Adjusting insulin dose.. glucose control
insulin dose pages from DAFNE
What is good blood glucose control?
Good control of blood glucose is needed to
- feel well
- avoid minor infections caused by high blood glucose levels
- avoid severe hypos avoid diabetoketoacidosis
- to prevent / delay complications
- if pregnant to ensure a healthy baby
What is good blood glucose control?..'targets'
When your test your own blood glucose you need to aim for detail , and aim for
- 5-7.0 mmol/l on waking
- 4-7.0 mmol/l before meals and other times of the day NICE 15
- at least 90 minutes after a meal 5-9 mmol/l (except if pregnant)
- bedtime levels..discuss with team
This will keep blood glucose levels as near to the normal range as possible
without causing problems such as hypos.
Occasionally, you may find that your blood glucose reading is high, e.g.
13 mmol/l. As long as you fell well and it returns to an acceptable
level when corrected, this unlikely to cause any harm.
HbA1c (Gylcated Haemoglobin)
See Glucose sticks to the
red blood cells and tissues of the body. The higher the blood glucose, the
greater amount of glucose that attaches to the blood cells and tissues. The
more glucose that is attached, the greater the risk of diabetic complications.
HbA1c measures the amount of glucose attached to the red blood cells The
HbA1c gives a good guide to the blood glucose level over the previous 8-10
weeks. It is used as a measure of long-term measure of diabetic control.
The usual result in someone without diabetes is 20-42mmol/l (4.0-6.0%).
We believe the best result in diabetes is 42-53mmol/mol (6.0-7.0%). At this term most long
term complications can be prevented, whilst at the same time avoiding severe
hypos (hypoglycaemia). Below this level there is a higher risk of a bad hypos.
Above this level here is an increased risk of complications. Before conception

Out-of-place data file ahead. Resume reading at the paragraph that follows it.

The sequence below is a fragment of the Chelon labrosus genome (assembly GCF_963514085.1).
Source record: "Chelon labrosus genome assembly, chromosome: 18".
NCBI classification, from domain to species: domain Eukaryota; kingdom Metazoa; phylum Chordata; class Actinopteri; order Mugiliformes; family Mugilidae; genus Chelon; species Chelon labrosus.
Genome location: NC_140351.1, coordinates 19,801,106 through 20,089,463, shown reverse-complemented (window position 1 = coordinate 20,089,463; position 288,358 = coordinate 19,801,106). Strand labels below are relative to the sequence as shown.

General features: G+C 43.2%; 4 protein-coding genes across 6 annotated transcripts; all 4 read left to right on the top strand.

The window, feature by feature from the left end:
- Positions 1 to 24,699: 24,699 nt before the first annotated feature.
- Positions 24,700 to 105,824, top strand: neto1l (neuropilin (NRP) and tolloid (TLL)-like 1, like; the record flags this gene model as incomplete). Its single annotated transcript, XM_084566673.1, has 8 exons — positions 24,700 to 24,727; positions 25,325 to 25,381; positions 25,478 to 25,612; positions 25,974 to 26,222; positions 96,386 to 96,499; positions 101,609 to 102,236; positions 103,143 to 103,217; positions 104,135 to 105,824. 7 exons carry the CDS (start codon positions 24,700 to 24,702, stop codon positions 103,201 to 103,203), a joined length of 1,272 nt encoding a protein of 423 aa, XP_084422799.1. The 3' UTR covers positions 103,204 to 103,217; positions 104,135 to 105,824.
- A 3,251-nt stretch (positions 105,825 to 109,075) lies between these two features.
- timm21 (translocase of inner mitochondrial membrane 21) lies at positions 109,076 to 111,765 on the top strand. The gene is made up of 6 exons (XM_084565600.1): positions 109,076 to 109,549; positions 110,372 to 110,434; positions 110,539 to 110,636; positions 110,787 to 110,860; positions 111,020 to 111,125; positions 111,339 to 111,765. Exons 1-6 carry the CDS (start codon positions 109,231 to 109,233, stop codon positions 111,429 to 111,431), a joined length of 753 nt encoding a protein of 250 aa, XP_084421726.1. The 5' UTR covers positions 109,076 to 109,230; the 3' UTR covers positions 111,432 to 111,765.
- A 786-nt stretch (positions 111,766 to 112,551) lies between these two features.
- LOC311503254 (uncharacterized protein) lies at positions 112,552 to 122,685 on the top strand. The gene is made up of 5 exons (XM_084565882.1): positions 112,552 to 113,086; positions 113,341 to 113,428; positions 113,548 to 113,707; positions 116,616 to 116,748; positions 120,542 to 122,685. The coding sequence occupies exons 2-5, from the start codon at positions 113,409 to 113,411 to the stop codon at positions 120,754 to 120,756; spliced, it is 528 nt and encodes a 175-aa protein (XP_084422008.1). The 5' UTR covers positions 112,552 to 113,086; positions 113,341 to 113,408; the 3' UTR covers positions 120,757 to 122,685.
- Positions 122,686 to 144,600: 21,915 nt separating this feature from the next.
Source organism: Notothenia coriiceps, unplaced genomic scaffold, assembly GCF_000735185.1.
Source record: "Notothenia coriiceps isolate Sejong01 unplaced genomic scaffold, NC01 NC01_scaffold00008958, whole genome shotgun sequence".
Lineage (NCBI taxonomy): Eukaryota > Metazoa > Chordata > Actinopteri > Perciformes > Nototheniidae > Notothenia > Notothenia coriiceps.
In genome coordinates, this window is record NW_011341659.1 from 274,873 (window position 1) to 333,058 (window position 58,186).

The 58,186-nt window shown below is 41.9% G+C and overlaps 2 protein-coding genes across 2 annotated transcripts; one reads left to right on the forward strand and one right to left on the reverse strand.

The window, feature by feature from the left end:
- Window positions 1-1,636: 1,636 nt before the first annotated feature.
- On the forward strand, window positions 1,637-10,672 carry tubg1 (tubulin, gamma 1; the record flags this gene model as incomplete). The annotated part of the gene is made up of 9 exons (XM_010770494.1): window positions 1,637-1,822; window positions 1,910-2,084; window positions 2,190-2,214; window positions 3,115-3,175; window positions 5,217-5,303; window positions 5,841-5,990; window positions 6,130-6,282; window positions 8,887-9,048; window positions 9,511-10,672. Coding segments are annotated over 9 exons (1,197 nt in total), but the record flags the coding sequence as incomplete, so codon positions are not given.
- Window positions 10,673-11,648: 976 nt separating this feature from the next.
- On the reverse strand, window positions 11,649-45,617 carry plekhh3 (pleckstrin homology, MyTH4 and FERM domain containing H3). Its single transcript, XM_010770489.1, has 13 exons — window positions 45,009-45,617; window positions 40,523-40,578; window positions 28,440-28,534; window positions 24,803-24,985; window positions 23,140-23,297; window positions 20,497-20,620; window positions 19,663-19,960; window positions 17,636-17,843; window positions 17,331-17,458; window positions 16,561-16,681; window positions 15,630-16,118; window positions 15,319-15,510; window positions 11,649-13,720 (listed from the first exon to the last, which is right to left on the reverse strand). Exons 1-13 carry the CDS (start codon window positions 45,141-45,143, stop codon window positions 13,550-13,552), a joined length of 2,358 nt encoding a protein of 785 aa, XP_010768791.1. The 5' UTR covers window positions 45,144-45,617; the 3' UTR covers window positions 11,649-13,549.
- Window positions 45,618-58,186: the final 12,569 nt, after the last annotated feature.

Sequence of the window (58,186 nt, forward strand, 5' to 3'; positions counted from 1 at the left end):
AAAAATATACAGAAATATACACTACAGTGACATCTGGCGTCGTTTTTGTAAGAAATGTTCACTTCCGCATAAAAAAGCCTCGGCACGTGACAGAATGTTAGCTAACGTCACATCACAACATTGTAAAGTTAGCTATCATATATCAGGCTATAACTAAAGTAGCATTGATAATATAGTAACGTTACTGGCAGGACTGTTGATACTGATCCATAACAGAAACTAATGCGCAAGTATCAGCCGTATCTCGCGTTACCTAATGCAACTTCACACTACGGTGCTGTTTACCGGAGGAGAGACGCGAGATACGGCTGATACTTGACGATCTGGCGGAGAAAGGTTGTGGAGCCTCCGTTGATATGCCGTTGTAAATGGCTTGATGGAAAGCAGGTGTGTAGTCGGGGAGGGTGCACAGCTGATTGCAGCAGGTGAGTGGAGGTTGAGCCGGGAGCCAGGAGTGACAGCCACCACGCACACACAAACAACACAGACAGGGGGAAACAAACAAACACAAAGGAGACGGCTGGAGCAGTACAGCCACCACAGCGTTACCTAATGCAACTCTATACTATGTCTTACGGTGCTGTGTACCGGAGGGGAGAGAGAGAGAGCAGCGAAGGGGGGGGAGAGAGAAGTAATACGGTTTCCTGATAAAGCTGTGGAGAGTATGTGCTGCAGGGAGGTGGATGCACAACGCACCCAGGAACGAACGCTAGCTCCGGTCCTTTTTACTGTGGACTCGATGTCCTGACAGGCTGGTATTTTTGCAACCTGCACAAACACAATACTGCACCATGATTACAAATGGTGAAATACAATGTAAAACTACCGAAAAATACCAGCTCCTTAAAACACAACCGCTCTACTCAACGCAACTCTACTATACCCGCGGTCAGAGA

and during pregnancy, slightly lower levels are preferred.
The HbA1c is not the same as the average blood glucose nd is always slightly
lower. For example, someone who has a blood glucose ~17mmol/l with have an
HbA1c of ~120mmol/mol (13%).
Here is how they relate (and see
glucose range mmol/l
|under 7mmol/l (non-diabetic)
||less than 6
|mostly under 10 mmol/l
|mostly over 17 mmol/l
||more than 13%
It is useful to record your blood glucose results in a diary, along with
carbohydrate intake and insulin dosage, and exercise level. This is a way
for you to monitor your control. It will help you choose the right dose of
insulin in different situations and reflect on particular results. If you
are outside the target range, you will need to adjust
your insulin dose.
How to test your blood glucose level
Most people do not know what their actual blood glucose level is at any
time purely by the way they feel, except in extreme situations (e.g. very
high and low levels). Therefore, if you are aiming to keep your blood glucose
level close to normal, you need to monitor it. Testing
When to test
You only need to test your blood glucose level if the result is to be used
to make a decision. Self-monitoring is important to:
- find out your current blood glucose level
- recognise and avoid hypoglycaemia
- work out the dose of quick-acting insulin before meals
- help achieve ideal blood glucose control
Test your blood glucose each day
- before breakfast (or when you get up if you do not eat breakfast)
- before meals and snacks
- before bed
- before driving and every 90 minutes driving
- sometimes before and after exercise
- feeling unwell
- to confirm hypoglycaemia
Testing for Ketones
It is important to test for ketones when (see)
- blood glucose levels are consistently over 13 mmol/l
- any glucose reading is above 17mmol/l (even if this is unusual)
- if you fell unwell and have symptoms of diabetoketoacidosis
How to test for ketones
- always have testing strips at home ready to use
- use Ketostix testing strips dipping them in urine and then wait for 15
seconds and compare the colour to the chart
- there are also blood sensors that are useful
This is a major challenge; ideally control your diabetes with regular shifts
first before changing your shifts. It is much easier now with new
insulins or pumps.
If you drive for your living you may have to compromise and have higher
glucose levels. This is a decision you should make with your nurse and doctor.
Unfortunately if you have high glucose levels they can damage your eyes and
kidneys etc. HGV drivers have to give up their HGV licence if they need insulin.